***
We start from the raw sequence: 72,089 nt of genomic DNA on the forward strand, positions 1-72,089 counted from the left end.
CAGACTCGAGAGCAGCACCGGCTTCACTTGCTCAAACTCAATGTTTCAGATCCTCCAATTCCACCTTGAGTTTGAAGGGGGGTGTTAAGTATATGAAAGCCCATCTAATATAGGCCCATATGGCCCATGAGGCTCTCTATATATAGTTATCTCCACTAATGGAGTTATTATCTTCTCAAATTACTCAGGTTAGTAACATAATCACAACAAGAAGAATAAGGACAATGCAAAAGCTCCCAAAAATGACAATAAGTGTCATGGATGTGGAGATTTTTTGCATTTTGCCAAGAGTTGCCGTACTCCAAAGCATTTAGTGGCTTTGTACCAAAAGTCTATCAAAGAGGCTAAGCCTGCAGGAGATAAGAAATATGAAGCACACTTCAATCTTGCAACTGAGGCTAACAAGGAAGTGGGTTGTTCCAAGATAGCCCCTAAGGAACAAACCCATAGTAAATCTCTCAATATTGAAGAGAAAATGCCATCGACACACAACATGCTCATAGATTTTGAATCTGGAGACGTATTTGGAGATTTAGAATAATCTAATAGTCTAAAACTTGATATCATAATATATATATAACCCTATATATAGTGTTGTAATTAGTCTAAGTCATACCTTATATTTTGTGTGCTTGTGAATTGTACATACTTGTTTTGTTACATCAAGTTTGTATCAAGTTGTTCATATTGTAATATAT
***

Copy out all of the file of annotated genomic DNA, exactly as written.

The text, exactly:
We start from the raw sequence: 72,089 nt of genomic DNA on the forward strand, positions 1-72,089 counted from the left end.
CAGACTCGAGAGCAGCACCGGCTTCACTTGCTCAAACTCAATGTTTCAGATCCTCCAATTCCACCTTGAGTTTGAAGGGGGGTGTTAAGTATATGAAAGCCCATCTAATATAGGCCCATATGGCCCATGAGGCTCTCTATATATAGTTATCTCCACTAATGGAGTTATTATCTTCTCAAATTACTCAGGTTAGTAACATAATCACAACAAGAAGAATAAGGACAATGCAAAAGCTCCCAAAAATGACAATAAGTGTCATGGATGTGGAGATTTTTTGCATTTTGCCAAGAGTTGCCGTACTCCAAAGCATTTAGTGGCTTTGTACCAAAAGTCTATCAAAGAGGCTAAGCCTGCAGGAGATAAGAAATATGAAGCACACTTCAATCTTGCAACTGAGGCTAACAAGGAAGTGGGTTGTTCCAAGATAGCCCCTAAGGAACAAACCCATAGTAAATCTCTCAATATTGAAGAGAAAATGCCATCGACACACAACATGCTCATAGATTTTGAATCTGGAGACGTATTTGGAGATTTAGAATAATCTAATAGTCTAAAACTTGATATCATAATATATATATAACCCTATATATAGTGTTGTAATTAGTCTAAGTCATACCTTATATTTTGTGTGCTTGTGAATTGTACATACTTGTTTTGTTACATCAAGTTTGTATCAAGTTGTTCATATTGTAATATAT